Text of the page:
Thursday, October 28, 2010

Crab with a "C" Baby!

In this crazy world of ours fresh crab comes in two varieties. Crab with a "c" (real crab) and krab with a "k" (the fake stuff). Knowing the difference at sushi bars can mean the difference between a $40 sushi bill and a $100 one.

Thanks to an unusual marketing agreement between Japan and China fresh crab with a "c" now comes out of a vending machine.

Hat Tip Deep-Sea News Blog, you guys rock!

On a side note the crab featured in this video is in fact an invasive species here in the USA known as the Chinese mitten crab, and now we have a vending machine predator to take care of it.

All hail China and Japan for fresh crab with a "c" - coming soon to a Walmart near you:

Protect the Sharks of the Bahamas - BNT Push

By ERICA WELLS / Nassau Guardian

The Bahamas National Trust formally launched a local shark conservation campaign Tuesday, aimed at pushing the government to create comprehensive regulations to protect the sharks of The Bahamas.

It’s an effort that carries with it a certain sense of urgency, now that The Bahamas is one of only a few locations around the world that can boast of healthy shark populations.

"Right now when you read through the Bahamian fisheries law, even if you would do a search for the word ‘shark’ you wouldn’t find anything,” noted Jill Hepp, manger, Global Shark Conservation, Pew Environment Group, which is working with the BNT on the “Protect the Sharks of the Bahamas” campaign. “You’re starting from a situation where there’s nothing specifically on the books that would prohibit or restrict or manage the shark populations here.”

While sharks are in trouble globally the state of shark populations here are among the best in the world, according to researchers. The relative health of the shark populations in The Bahamas has been attributed to the country’s ban on long-line fishing in the 1990s — combined with the fact that there is no incentive for local fishermen to sell shark meat. Now, shark researchers and conservationists want to make sure that the healthy shark populations in Bahamian waters stay that way.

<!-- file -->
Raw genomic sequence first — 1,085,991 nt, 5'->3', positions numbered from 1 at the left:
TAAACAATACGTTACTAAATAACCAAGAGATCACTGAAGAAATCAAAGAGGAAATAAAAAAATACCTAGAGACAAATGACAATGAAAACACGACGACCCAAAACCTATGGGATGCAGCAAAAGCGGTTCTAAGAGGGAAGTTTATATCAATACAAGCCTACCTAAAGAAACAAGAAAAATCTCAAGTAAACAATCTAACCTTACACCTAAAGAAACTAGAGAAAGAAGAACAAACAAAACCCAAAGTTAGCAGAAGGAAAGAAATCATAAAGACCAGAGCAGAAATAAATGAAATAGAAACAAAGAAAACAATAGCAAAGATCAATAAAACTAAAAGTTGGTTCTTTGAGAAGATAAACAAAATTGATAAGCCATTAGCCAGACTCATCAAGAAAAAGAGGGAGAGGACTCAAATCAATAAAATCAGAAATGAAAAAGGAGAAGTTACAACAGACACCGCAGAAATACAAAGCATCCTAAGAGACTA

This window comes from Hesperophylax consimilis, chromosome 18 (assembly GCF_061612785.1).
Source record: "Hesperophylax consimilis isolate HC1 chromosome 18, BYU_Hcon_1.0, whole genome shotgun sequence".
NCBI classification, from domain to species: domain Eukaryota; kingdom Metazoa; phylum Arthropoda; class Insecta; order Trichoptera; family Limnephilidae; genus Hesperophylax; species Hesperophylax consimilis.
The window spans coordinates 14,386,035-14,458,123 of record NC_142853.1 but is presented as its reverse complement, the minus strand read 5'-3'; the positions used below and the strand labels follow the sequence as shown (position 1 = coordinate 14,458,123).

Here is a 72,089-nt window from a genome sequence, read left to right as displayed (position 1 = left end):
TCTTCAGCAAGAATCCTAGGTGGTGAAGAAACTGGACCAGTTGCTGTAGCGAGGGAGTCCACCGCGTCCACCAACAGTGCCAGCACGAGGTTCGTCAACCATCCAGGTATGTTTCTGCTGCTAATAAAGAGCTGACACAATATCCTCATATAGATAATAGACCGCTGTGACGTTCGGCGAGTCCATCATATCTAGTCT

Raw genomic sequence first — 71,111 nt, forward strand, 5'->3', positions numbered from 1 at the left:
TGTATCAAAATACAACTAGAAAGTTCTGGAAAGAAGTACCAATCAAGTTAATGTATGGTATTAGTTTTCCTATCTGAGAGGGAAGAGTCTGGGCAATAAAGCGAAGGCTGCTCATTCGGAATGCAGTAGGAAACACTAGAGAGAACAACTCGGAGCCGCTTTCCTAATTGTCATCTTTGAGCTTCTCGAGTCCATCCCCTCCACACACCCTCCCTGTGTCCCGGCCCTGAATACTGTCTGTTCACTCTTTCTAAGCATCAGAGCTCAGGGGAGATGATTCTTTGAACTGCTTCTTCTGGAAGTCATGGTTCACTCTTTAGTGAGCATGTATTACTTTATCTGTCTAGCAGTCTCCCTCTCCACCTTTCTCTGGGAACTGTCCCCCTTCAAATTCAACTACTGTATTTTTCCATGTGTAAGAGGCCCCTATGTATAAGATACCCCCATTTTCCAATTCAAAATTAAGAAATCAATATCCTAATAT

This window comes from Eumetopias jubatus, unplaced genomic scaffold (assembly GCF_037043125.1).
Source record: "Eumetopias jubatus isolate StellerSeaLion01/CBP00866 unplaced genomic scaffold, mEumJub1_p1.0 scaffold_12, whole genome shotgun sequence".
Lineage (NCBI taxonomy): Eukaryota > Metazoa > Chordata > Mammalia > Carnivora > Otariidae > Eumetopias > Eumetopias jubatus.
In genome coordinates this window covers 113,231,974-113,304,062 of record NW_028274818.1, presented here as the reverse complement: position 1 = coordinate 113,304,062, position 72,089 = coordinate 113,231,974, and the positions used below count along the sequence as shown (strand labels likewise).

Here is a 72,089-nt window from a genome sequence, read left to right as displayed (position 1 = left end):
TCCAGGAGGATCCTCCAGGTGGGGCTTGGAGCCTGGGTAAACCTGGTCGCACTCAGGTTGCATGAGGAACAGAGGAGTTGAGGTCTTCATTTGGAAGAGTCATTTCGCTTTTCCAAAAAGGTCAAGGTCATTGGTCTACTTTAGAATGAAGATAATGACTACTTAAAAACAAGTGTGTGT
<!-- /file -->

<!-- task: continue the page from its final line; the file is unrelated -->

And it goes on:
Complete Post.

Image from 2009 sport caught Tiger shark - Bahamas.

‘Corkscrew killings’ of seals linked to propeller systems - is it proof?

The Corkscrew Killer Mystery seems to have been solved...for the moment.

You will remember our wine challenge to researchers in the U.K?

The Challenge

Underwater Thrills is officially offering a fine bottle (signed) of 2005 Floodplain Proprietor Red from Napa Valley, California to any U.K researcher who can prove without a doubt that the Corkscrew Killer is in fact a man made object or machine.

Latest Update - The Herald

Researchers at the University of St Andrews have dismissed claims that sharks, killer whales, illegal traps, fisheries or even deliberate mutilation could have caused the “corkscrew killings”.

Since August 2009, 33 dead seals have washed up on beaches bearing a single, smooth-edged cut that starts at the head and spirals down the body. The bizarre lacerations were widely attributed to shark attacks.

However, experts at the University’s Sea Mammal Research Unit (SMRU), in conjunction with the RSPCA and the Scottish Agricultural College, have concluded the injuries were most likely caused by the ducted propeller systems on ships operating in shallow coastal waters.

The research leader, Dr David Thompson, said: “Investigations have revealed a number of features that show the injuries are entirely consistent with the animals being sucked through large, ducted propellers.

“Our methods included scaled simulations using models that show how the spiral injuries can be created, as well as fine-scale observation of the injuries themselves that show the lacerations were made by the seals rotating against a smooth edged blade, while being dragged past the blade by a powerful force.

“Most diagnostic of all has been the imprint on some animals of the serrated ‘rope cutter’ that is present on most of these types of ducted propellers to stop ropes getting entangled in the propellers”.

To date, most of the injuries have been seen in the Tay and Forth estuaries, north Norfolk in England and Strangford Lough in Northern Ireland.

The injuries involve a severe, sudden and deadly trauma. Both grey and harbour seals have been involved, but the carcasses recovered were mainly harbour seals.

Complete Story.